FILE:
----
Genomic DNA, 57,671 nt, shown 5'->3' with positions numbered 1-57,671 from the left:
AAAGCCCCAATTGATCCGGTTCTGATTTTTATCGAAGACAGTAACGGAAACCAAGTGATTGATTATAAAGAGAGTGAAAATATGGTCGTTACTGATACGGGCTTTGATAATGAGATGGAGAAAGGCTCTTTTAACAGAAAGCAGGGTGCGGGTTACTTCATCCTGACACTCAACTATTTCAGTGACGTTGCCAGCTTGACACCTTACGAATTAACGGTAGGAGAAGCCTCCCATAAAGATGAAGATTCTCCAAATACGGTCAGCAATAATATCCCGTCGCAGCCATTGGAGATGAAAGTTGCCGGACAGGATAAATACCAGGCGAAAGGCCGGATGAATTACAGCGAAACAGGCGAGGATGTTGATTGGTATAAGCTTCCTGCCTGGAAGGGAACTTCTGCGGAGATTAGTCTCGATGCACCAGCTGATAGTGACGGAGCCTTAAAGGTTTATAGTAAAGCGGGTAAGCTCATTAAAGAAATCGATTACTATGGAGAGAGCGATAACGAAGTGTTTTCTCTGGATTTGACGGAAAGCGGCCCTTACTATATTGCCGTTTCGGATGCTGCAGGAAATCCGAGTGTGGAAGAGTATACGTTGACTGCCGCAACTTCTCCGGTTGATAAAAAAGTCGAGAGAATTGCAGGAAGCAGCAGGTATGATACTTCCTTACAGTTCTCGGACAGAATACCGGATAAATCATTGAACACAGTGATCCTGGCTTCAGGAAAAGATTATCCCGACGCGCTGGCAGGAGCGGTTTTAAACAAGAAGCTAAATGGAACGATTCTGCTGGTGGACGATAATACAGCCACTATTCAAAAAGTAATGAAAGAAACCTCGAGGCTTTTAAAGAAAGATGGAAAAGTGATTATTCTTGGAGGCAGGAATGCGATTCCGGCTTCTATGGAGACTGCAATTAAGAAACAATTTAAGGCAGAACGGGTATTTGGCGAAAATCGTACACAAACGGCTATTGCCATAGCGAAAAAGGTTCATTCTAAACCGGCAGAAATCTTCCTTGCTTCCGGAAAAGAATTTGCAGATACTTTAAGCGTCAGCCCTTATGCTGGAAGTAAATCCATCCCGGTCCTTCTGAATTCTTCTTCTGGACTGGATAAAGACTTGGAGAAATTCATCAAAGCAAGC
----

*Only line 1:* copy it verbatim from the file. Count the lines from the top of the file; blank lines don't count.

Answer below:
Genomic DNA, 57,671 nt, shown 5'->3' with positions numbered 1-57,671 from the left: